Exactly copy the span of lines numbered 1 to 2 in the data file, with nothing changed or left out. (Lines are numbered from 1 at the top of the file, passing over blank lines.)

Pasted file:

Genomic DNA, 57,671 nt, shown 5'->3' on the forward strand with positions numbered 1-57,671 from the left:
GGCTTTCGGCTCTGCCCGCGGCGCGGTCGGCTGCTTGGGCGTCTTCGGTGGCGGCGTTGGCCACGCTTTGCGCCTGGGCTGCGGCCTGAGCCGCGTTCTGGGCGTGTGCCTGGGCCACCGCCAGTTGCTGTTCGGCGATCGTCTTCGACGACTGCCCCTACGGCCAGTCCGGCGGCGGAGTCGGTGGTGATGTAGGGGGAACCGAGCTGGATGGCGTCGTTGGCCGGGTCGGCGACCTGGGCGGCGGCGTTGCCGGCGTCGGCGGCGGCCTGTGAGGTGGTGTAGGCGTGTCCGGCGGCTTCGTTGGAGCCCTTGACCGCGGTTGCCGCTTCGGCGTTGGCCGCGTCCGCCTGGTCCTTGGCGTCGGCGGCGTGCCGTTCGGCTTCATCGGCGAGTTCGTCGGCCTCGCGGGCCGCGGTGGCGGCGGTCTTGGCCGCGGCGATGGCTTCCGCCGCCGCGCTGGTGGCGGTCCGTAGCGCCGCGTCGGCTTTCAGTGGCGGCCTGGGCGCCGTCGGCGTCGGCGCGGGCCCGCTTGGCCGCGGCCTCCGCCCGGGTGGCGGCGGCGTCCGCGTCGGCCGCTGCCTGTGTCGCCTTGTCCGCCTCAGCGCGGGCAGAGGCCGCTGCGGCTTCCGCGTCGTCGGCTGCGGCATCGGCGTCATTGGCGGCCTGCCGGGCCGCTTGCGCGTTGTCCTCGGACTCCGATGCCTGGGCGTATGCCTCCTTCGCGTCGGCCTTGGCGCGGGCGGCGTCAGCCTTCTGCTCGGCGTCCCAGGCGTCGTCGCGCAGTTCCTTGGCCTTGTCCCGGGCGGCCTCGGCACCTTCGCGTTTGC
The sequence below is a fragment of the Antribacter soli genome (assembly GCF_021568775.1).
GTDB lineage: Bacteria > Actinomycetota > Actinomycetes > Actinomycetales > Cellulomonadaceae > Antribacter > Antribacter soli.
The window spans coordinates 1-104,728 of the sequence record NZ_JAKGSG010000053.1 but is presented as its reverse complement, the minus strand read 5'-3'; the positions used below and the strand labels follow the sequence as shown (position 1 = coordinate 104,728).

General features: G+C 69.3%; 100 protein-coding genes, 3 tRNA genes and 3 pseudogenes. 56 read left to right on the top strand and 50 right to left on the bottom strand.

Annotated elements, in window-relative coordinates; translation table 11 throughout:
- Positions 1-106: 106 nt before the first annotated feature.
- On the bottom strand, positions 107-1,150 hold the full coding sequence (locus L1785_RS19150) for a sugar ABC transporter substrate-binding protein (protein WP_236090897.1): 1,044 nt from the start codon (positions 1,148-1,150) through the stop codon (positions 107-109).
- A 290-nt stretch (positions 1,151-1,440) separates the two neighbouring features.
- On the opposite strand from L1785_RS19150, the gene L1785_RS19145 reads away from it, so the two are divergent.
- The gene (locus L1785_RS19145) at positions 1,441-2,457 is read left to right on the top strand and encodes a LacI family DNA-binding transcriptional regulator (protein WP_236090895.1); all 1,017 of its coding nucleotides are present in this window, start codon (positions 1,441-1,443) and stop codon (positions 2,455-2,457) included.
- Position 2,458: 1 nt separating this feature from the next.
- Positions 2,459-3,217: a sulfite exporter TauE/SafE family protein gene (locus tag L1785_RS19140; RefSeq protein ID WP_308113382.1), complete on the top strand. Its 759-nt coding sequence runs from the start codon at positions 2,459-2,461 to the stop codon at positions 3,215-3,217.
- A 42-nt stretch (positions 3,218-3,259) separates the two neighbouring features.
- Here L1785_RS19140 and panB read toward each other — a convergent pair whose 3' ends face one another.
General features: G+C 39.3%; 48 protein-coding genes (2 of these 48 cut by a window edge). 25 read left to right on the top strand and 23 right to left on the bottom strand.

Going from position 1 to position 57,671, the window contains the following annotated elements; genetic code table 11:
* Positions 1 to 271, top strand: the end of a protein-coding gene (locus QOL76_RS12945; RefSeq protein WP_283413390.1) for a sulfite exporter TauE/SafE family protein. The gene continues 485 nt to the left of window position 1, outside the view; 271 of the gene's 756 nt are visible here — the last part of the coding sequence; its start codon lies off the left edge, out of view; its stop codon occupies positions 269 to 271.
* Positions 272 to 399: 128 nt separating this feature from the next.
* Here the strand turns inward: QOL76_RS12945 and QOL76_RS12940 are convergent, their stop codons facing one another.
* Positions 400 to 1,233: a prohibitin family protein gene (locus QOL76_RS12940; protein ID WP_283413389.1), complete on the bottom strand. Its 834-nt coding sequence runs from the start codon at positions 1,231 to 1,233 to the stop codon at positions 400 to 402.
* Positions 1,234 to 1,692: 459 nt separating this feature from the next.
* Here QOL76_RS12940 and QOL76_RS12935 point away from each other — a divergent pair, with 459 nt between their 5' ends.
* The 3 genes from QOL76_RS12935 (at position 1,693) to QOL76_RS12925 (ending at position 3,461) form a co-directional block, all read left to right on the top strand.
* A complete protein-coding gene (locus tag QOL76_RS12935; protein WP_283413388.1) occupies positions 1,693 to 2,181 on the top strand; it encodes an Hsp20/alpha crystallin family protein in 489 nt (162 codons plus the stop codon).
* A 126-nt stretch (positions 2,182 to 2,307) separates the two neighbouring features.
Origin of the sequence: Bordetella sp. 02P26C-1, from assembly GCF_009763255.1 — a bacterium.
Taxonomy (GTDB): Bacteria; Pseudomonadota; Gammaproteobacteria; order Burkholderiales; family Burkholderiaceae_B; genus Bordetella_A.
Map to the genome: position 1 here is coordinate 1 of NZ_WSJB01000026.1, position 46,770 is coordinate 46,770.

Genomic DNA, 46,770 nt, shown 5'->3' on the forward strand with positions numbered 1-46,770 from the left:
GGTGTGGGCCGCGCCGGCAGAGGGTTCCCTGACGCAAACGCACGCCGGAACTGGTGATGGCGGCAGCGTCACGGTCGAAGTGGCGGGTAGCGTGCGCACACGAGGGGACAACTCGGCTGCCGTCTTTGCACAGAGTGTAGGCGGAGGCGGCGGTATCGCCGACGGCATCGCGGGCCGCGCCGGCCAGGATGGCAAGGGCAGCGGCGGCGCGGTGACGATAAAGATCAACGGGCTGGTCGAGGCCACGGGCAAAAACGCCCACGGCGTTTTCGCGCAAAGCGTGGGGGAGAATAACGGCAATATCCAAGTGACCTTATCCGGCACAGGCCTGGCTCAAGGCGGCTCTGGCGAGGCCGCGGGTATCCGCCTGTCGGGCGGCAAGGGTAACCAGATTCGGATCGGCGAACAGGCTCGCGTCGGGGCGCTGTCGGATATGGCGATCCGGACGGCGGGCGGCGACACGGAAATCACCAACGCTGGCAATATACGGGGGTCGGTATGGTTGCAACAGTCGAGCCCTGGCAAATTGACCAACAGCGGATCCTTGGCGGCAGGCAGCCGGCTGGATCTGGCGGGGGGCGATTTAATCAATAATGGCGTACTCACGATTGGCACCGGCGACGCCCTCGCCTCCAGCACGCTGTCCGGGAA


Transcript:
Genomic DNA, 57,671 nt, shown 5'->3' on the forward strand with positions numbered 1-57,671 from the left:
GGCTTTCGGCTCTGCCCGCGGCGCGGTCGGCTGCTTGGGCGTCTTCGGTGGCGGCGTTGGCCACGCTTTGCGCCTGGGCTGCGGCCTGAGCCGCGTTCTGGGCGTGTGCCTGGGCCACCGCCAGTTGCTGTTCGGCGATCGTCTTCGACGACTGCCCCTACGGCCAGTCCGGCGGCGGAGTCGGTGGTGATGTAGGGGGAACCGAGCTGGATGGCGTCGTTGGCCGGGTCGGCGACCTGGGCGGCGGCGTTGCCGGCGTCGGCGGCGGCCTGTGAGGTGGTGTAGGCGTGTCCGGCGGCTTCGTTGGAGCCCTTGACCGCGGTTGCCGCTTCGGCGTTGGCCGCGTCCGCCTGGTCCTTGGCGTCGGCGGCGTGCCGTTCGGCTTCATCGGCGAGTTCGTCGGCCTCGCGGGCCGCGGTGGCGGCGGTCTTGGCCGCGGCGATGGCTTCCGCCGCCGCGCTGGTGGCGGTCCGTAGCGCCGCGTCGGCTTTCAGTGGCGGCCTGGGCGCCGTCGGCGTCGGCGCGGGCCCGCTTGGCCGCGGCCTCCGCCCGGGTGGCGGCGGCGTCCGCGTCGGCCGCTGCCTGTGTCGCCTTGTCCGCCTCAGCGCGGGCAGAGGCCGCTGCGGCTTCCGCGTCGTCGGCTGCGGCATCGGCGTCATTGGCGGCCTGCCGGGCCGCTTGCGCGTTGTCCTCGGACTCCGATGCCTGGGCGTATGCCTCCTTCGCGTCGGCCTTGGCGCGGGCGGCGTCAGCCTTCTGCTCGGCGTCCCAGGCGTCGTCGCGCAGTTCCTTGGCCTTGTCCCGGGCGGCCTCGGCACCTTCGCGTTTGC